8 Maternal obesity and risk of stillbirth Risk of stillbirth is doubled for obese women Stillbirth is a rare event: 4 per 1000 in recommended BMI 8 per 1000 in obese women - less than 1% So obese women still at low risk % will not be stillborn

9 Maternal obesity and risk of caesarean section Risk of caesarean section is 70% higher for obese women Caesarean delivery is common: 20% for women with recommended BMI 35% for obese women (1 in 3) Additional risk for obese women 15% 15 out of 100 obese women will have a CS due to their obesity

10 Can risks be reduced? Pregnancy in obese women is higher risk, but most are likely to experience normal delivery of a healthy baby Good antenatal practice should identify and manage the risk, as for any other risk factor making a good outcome better

11 Can risks be reduced? No robust evidence yet from RCTs that lifestyle intervention to restrict weight gain or change diet/activity during pregnancy reduces these risks Published studies too small to show effect on maternal or baby health outcomes Several large RCTs underway in UK and internationally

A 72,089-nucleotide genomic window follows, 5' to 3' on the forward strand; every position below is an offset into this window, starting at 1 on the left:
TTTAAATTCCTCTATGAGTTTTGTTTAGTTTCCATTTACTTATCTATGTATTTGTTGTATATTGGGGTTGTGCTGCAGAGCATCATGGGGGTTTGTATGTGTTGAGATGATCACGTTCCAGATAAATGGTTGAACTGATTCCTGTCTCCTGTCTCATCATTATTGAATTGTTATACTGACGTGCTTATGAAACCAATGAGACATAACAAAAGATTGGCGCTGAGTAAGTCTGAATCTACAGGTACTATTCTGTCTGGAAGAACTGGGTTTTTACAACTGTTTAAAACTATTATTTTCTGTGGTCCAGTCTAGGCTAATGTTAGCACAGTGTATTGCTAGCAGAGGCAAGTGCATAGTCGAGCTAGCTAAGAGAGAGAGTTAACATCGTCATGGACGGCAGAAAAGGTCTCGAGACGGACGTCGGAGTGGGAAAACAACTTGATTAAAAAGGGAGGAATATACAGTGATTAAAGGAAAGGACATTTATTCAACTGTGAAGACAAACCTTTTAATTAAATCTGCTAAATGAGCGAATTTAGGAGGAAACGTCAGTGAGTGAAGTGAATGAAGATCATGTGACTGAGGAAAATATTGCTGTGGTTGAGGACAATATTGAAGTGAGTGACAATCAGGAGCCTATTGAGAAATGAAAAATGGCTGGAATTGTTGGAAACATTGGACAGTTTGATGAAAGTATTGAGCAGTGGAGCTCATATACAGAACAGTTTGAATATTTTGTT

12 Can risks be reduced? Two recent national guidelines on the management of maternal obesity (2010): CMACE/RCOG guidance focuses on managing the risks associated with obesity through good practice in antenatal care NICE guidance focuses on healthy diet and activity advice during pregnancy

13 Obesity Communication

14 NICE (2010) Guidelines which Involve Obesity/Weight Discussions in Pregnancy Discuss eating habits and physical activity. Offer practical and tailored information. Dispel myths about what and how much to eat during pregnancy. Advise on physical activity safety and recommendations for pregnancy, giving specific and practical advice. Measure weight and height, and calculate BMI at the first contact, being sensitive to any concerns she may have about her weight. Clearly explain why this information is needed and how it will be used to plan her care. Explain the obesity-related risks to the health of mothers and the unborn child. Explain that they should not try to reduce this risk by dieting while pregnant and that the risk will be managed by the health professionals caring for them during their pregnancy. Encourage women to lose weight after pregnancy.